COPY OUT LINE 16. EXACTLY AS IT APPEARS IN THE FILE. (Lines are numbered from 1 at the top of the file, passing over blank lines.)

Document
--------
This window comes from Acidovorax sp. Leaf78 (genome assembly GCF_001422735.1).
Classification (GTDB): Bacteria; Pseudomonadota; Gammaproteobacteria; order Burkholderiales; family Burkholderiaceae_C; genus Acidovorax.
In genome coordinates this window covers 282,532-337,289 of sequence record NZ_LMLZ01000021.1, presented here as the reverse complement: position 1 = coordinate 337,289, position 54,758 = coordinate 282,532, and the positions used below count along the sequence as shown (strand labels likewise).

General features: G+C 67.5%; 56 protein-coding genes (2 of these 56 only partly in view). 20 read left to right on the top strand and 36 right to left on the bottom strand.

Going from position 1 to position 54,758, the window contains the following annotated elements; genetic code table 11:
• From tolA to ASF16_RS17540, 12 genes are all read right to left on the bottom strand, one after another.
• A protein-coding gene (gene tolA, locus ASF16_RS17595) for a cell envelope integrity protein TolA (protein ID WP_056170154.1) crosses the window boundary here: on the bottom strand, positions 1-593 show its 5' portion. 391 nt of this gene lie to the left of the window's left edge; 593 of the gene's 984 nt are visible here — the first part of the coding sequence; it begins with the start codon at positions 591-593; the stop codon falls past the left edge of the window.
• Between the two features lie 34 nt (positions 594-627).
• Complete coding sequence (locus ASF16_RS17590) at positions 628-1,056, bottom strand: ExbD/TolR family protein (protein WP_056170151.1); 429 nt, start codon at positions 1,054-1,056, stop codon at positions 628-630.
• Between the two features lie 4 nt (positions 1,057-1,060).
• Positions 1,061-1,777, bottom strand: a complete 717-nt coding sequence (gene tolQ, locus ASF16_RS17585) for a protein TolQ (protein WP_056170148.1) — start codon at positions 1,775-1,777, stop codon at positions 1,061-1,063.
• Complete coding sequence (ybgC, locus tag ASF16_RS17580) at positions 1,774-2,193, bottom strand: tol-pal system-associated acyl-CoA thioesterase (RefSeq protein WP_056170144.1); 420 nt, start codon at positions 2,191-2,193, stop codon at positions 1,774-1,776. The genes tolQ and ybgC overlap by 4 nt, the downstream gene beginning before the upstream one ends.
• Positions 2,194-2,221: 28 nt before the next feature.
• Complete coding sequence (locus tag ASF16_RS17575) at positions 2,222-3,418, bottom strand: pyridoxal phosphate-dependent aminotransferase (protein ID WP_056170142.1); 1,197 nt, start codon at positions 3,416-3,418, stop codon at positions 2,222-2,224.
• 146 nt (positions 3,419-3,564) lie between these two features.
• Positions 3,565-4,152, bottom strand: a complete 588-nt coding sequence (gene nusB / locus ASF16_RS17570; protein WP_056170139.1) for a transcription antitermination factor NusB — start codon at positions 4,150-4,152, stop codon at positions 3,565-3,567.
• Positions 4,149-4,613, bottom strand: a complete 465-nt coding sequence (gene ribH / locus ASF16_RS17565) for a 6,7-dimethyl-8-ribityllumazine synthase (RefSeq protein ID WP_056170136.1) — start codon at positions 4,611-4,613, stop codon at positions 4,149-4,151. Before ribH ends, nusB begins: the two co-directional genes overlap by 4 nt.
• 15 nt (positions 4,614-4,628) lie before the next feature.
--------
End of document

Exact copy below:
• Positions 3,565-4,152, bottom strand: a complete 588-nt coding sequence (gene nusB / locus ASF16_RS17570; protein WP_056170139.1) for a transcription antitermination factor NusB — start codon at positions 4,150-4,152, stop codon at positions 3,565-3,567.